Lately, I’ve been thinking a lot about the marathon because I now see that God taught me that lesson just in time for Him to prepare me for an even longer marathon he would have me to run.
Wait so you’re running a 26.2 now? Ha! I wish. Actually, I haven’t run any more than 5 miles since training over a year ago. (I’m getting lazy). What I’m referring to is prayer. For the last year, God has consistently put on my heart a desire and an urgency to pray. Now at this point, I’m not going to share exactly what I’m praying for, but if you’re experiencing the same nudge from the Holy Spirit to pray for something or someone you can fill in your own blank here. God knows and you know.
Over the course of this year God has shown me through His Word and brought to mind several verses that I could list but because of space and time purposes I want to focus on one specific passage that the Holy Spirit has directed me to time and time again.
It’s the parable of the persistent widow in Luke.
Then Jesus told his disciples a parable to show them that they should always pray and not give up. He said: “In a certain town there was a judge who neither feared God nor cared what people thought. And there was a widow in that town who kept coming to him with the plea, ‘Grant me justice against my adversary.’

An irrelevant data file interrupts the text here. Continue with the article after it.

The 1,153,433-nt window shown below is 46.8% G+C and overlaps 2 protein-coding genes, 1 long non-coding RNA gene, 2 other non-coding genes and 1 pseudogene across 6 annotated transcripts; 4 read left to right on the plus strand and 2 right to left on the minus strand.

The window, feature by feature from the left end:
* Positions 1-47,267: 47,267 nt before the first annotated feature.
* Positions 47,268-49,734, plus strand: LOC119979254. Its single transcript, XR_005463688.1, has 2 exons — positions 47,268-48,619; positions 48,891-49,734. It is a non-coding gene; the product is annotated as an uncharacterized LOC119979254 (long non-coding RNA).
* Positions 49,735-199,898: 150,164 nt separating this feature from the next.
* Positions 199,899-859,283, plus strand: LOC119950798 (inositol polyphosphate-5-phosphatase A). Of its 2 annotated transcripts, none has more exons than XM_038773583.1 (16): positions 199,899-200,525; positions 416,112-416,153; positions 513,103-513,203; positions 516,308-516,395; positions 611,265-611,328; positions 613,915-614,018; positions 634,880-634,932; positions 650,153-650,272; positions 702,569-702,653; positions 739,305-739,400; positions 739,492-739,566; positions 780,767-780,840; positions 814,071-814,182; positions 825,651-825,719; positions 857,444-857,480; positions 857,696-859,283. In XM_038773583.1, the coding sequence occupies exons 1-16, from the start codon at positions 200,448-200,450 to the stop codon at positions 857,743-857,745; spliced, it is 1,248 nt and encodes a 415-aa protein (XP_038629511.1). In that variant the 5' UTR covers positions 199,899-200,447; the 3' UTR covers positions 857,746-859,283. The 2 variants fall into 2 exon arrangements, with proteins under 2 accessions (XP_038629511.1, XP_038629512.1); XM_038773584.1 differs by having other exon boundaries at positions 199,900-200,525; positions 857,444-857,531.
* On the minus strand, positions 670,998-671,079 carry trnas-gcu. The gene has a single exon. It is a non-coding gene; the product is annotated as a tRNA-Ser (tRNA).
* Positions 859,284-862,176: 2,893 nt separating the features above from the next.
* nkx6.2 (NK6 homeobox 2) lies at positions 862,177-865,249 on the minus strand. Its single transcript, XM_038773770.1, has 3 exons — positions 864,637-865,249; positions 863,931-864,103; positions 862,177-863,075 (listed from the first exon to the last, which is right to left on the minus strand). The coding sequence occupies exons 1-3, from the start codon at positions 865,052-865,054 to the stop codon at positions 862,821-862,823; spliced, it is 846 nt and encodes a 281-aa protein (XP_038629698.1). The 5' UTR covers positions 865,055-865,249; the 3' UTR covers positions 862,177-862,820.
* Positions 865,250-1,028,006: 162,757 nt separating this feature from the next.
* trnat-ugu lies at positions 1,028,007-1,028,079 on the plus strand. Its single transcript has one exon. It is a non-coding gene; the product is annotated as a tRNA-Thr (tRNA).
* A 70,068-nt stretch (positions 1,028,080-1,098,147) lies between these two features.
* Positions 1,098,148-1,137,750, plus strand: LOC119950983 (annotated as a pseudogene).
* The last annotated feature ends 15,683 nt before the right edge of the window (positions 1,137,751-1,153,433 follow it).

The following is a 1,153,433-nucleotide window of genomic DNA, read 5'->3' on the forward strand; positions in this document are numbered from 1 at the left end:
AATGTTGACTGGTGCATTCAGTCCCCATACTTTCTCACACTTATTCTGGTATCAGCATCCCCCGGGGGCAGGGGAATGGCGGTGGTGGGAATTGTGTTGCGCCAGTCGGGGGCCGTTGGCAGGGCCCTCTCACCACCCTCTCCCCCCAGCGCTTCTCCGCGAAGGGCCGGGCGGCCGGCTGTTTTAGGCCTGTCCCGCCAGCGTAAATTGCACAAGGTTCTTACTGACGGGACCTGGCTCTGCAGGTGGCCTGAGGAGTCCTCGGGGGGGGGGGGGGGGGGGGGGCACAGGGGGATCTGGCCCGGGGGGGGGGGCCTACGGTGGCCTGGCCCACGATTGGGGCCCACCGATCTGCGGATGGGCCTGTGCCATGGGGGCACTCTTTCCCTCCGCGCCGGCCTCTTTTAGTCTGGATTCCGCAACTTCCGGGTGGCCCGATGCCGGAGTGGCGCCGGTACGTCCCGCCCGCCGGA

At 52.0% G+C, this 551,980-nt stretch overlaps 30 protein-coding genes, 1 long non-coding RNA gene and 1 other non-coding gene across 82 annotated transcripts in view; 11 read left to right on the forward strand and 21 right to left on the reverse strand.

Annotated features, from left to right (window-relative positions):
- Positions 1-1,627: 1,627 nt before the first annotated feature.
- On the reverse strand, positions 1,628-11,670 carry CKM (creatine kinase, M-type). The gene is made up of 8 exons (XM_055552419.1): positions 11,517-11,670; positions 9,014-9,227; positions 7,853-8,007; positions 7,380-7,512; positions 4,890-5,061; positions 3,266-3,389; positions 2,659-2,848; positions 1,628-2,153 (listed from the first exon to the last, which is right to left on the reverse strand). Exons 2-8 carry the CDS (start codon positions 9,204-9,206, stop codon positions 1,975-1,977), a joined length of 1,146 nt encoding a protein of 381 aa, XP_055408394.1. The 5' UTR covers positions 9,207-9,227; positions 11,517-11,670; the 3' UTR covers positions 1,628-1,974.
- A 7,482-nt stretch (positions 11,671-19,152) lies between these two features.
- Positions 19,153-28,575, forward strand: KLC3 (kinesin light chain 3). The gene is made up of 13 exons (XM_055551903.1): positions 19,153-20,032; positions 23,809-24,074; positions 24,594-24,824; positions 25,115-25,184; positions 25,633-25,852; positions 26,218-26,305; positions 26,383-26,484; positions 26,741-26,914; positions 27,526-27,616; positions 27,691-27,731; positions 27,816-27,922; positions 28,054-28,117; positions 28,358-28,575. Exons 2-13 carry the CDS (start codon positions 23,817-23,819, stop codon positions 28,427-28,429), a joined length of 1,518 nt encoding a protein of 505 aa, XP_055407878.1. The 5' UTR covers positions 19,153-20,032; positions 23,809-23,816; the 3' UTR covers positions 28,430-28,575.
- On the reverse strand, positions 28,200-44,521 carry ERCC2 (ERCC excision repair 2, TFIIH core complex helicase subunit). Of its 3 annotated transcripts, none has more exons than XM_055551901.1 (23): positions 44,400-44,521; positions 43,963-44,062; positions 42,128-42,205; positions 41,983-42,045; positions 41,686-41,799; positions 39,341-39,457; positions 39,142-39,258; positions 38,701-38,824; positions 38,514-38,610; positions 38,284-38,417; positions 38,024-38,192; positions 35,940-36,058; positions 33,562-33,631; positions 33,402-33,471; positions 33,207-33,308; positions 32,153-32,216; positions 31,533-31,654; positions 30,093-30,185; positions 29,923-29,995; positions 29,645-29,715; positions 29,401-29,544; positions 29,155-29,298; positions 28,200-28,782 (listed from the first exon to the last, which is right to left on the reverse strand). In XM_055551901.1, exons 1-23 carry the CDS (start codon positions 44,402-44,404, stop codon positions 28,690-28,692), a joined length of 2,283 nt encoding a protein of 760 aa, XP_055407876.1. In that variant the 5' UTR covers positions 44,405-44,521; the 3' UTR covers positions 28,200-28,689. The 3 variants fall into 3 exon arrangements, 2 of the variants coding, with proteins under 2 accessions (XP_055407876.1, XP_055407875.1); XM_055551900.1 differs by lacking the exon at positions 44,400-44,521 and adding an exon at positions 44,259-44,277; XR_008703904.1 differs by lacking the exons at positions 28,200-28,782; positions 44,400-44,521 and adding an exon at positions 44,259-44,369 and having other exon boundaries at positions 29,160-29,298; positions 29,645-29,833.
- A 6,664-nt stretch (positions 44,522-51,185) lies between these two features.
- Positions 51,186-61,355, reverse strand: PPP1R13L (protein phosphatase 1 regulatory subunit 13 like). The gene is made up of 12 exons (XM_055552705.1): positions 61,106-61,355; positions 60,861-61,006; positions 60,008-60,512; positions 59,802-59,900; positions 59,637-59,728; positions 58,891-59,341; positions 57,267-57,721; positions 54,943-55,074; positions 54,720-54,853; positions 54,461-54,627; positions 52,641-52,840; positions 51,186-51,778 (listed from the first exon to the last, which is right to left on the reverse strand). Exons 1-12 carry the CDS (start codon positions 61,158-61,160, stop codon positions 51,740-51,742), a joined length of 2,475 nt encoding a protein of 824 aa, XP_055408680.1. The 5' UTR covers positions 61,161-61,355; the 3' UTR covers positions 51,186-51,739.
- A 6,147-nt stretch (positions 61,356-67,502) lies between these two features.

“For some time he refused. But finally he said to himself, ‘Even though I don’t fear God or care what people think, yet because this widow keeps bothering me, I will see that she gets justice, so that she won’t eventually come and attack me!’”
And the Lord said, “Listen to what the unjust judge says. And will not God bring about justice for his chosen ones, who cry out to him day and night? Will he keep putting them off? I tell you, he will see that they get justice, and quickly. However, when the Son of Man comes, will he find faith on the earth?”
If an unjust, finitely-minded judge granted the widow’s request by giving her justice, how much more could our just, loving, and omniscient Heavenly Father do for us if we would just consistently present our requests and needs to Him?